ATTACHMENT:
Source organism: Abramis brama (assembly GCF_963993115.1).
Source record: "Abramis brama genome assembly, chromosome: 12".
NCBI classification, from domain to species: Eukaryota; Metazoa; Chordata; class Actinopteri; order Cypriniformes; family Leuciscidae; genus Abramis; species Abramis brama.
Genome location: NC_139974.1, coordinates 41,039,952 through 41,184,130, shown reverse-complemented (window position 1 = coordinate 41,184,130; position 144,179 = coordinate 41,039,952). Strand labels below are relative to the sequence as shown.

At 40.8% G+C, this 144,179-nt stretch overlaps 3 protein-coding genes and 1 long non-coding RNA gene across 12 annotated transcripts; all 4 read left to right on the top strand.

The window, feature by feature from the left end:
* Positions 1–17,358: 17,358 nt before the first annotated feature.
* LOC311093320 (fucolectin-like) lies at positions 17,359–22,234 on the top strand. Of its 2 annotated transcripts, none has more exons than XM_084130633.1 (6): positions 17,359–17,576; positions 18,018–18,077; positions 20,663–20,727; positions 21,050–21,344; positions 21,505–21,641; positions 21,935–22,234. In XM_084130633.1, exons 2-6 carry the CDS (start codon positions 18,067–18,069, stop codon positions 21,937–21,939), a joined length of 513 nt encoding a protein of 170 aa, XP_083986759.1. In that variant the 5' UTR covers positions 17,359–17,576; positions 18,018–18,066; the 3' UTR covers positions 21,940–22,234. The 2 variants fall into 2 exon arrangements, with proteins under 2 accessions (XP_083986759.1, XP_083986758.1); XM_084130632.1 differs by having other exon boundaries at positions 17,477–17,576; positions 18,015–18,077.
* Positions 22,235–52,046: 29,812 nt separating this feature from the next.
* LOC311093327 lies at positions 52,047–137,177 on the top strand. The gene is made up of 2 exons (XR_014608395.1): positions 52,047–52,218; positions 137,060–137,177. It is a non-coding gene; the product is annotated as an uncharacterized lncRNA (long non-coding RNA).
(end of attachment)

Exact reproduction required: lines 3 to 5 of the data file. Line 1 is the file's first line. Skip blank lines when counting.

NCBI classification, from domain to species: Eukaryota; Metazoa; Chordata; class Actinopteri; order Cypriniformes; family Leuciscidae; genus Abramis; species Abramis brama.
Genome location: NC_139974.1, coordinates 41,039,952 through 41,184,130, shown reverse-complemented (window position 1 = coordinate 41,184,130; position 144,179 = coordinate 41,039,952). Strand labels below are relative to the sequence as shown.

At 40.8% G+C, this 144,179-nt stretch overlaps 3 protein-coding genes and 1 long non-coding RNA gene across 12 annotated transcripts; all 4 read left to right on the top strand.